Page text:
Special Session-Idaho

Ammon Bundy, center, who led the Malheur National Wildlife Refuge occupation, stands on the Idaho Statehouse steps in Boise on Monday. He’s among those attending a special session of the Idaho Legislature called due to the coronavirus pandemic.

BOISE (AP) — Angry spectators who couldn’t get into the Idaho House of Representatives for a special session to deal with the coronavirus pandemic Monday shattered a glass door and rushed into the gallery that had limited seating because of the virus, including at least one person carrying an assault-style weapon.

State Rep. Chris Abernathy, D-Pocatello, said social distancing guidelines inside the House gallery, and in other locations in the Statehouse, went largely ignored Monday. He said it wouldn’t surprise him at all if people are diagnosed as having COVID-19 after attending the special session, of which a majority of the people present Monday were not wearing face coverings.

“Unacceptable,” is how Abernathy described the scene inside the House gallery Monday morning. “We will probably see people getting sick because of this, which means I’ll have to hide out and quarantine for another two weeks because my grandmother just had a stroke.”

Abernathy had car troubles Monday and was late for the start of the special session Monday, though he said he would have hitchhiked from Pocatello to Boise to ensure his vote was included on measures relating to COVID-19 liability lawsuits and elections laws.

Several conservative lawmakers went into the gallery to ask for calm and decorum, and the special session started anyway with a full House gallery and few if any people wearing masks.

The special session called by Republican Gov. Brad Little will look at changes to election laws to smooth voting in November, including dealing with extra absentee ballots and solutions to a potential shortage of polling places and poll workers amid the virus.

Lawmakers also plan to consider changes to liability laws they say are needed to protect businesses, schools and government agencies from lawsuits from people who get COVID-19.

People not let into the House gallery over social distancing requirements began chanting and banging on the glass doors. Witnesses said the crowd appeared to surge forward and the glass broke, and people rushed in to fill the gallery.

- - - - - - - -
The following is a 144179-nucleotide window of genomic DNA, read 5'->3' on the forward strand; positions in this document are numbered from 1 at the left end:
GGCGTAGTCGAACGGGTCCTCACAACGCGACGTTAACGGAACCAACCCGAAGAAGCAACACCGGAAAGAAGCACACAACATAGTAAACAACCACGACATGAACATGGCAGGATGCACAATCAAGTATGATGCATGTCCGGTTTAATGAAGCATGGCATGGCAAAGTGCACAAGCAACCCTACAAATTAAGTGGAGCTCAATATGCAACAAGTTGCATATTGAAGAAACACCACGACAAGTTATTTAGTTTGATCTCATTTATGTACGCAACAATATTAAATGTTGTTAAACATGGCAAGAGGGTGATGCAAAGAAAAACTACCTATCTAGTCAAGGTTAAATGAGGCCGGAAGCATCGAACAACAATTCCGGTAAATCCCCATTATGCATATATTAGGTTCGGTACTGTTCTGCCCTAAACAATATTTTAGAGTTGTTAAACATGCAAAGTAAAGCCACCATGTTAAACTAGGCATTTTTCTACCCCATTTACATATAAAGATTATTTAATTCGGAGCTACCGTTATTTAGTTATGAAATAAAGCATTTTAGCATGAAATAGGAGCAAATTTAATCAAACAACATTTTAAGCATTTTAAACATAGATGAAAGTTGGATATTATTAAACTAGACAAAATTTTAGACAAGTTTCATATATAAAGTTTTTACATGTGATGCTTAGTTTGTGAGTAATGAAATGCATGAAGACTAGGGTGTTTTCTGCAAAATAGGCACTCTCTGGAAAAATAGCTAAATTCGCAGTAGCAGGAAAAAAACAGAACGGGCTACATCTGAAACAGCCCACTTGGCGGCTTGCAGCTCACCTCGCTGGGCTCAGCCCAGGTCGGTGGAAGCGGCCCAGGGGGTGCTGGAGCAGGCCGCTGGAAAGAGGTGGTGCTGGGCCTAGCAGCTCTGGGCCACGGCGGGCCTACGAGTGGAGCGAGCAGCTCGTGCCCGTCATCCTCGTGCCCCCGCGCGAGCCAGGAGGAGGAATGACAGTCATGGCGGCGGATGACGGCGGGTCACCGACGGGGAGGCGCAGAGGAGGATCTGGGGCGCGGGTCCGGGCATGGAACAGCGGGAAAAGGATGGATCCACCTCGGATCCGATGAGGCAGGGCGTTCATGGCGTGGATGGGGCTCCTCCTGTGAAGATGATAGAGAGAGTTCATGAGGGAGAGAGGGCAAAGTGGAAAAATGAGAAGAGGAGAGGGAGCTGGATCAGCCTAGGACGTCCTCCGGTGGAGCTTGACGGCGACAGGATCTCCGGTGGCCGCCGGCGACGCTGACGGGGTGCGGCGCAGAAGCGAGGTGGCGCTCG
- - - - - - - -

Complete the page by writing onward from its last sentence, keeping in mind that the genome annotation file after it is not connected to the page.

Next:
“This is our house,” said Allen Clark of Meridian, who was among those who rushed through the broken doors. “We own this house. We pay taxes. We’re citizens of Idaho. Why can’t we be allowed in a public meeting?”

Clark also carried across his chest what he said was a Yugoslavian M70B1 with a loaded 30-round magazine. Idaho permits the open carry of firearms, including in the Statehouse. People carrying assault-style rifles are not uncommon when the Legislature is in session, but usually when legislation involves gun restrictions. No such legislation has been proposed for the special session.

“I think it’s unfortunate that a few people felt like they had to do damage,” said Republican House Majority Caucus Chairwoman Megan Blanksma as she stood near the broken door. “We’ve not experienced this type of atmosphere before, and my hope is that going forward for the rest of the day, people can conduct themselves in a little bit better fashion where we do our best to get along rather than resort to violence.”

Republican House Speaker Scott Bedke reminded the crowd there was no standing, and some filed out of the gallery.

The special session also drew anti-government activist Ammon Bundy, who led the occupation of the Malheur National Wildlife Refuge in Oregon in 2016. He stood on the Statehouse steps with about 100 others opposed to legislation on liability laws.

The House meeting ended and lawmakers went to several committees to consider proposed legislation.

The Idaho State Journal contributed to this report.